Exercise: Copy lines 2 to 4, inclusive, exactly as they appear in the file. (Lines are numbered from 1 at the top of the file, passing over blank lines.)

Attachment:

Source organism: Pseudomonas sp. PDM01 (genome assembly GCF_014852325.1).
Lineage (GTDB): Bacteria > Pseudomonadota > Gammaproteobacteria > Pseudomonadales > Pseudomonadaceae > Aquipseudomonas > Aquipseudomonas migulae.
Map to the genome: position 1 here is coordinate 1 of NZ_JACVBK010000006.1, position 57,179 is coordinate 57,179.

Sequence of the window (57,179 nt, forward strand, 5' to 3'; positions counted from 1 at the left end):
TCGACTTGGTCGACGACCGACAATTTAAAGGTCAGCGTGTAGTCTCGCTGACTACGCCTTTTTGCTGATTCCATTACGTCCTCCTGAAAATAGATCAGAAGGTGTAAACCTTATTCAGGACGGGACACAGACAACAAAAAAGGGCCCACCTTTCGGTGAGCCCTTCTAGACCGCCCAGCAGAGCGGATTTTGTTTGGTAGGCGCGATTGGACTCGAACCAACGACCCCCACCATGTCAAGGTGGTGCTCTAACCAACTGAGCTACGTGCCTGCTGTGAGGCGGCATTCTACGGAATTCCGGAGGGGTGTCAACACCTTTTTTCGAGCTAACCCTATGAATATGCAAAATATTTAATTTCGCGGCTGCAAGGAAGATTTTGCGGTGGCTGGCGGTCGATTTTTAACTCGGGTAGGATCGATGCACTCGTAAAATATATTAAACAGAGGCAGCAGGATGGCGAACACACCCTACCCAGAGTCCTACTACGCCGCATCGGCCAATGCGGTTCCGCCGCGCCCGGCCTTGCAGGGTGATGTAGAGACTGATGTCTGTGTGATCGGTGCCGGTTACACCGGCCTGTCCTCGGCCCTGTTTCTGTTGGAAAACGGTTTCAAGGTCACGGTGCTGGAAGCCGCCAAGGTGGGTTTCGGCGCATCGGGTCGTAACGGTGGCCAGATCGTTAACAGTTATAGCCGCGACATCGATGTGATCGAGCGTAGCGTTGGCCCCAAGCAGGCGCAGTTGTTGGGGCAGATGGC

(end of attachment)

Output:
Lineage (GTDB): Bacteria > Pseudomonadota > Gammaproteobacteria > Pseudomonadales > Pseudomonadaceae > Aquipseudomonas > Aquipseudomonas migulae.
Map to the genome: position 1 here is coordinate 1 of NZ_JACVBK010000006.1, position 57,179 is coordinate 57,179.

Sequence of the window (57,179 nt, forward strand, 5' to 3'; positions counted from 1 at the left end):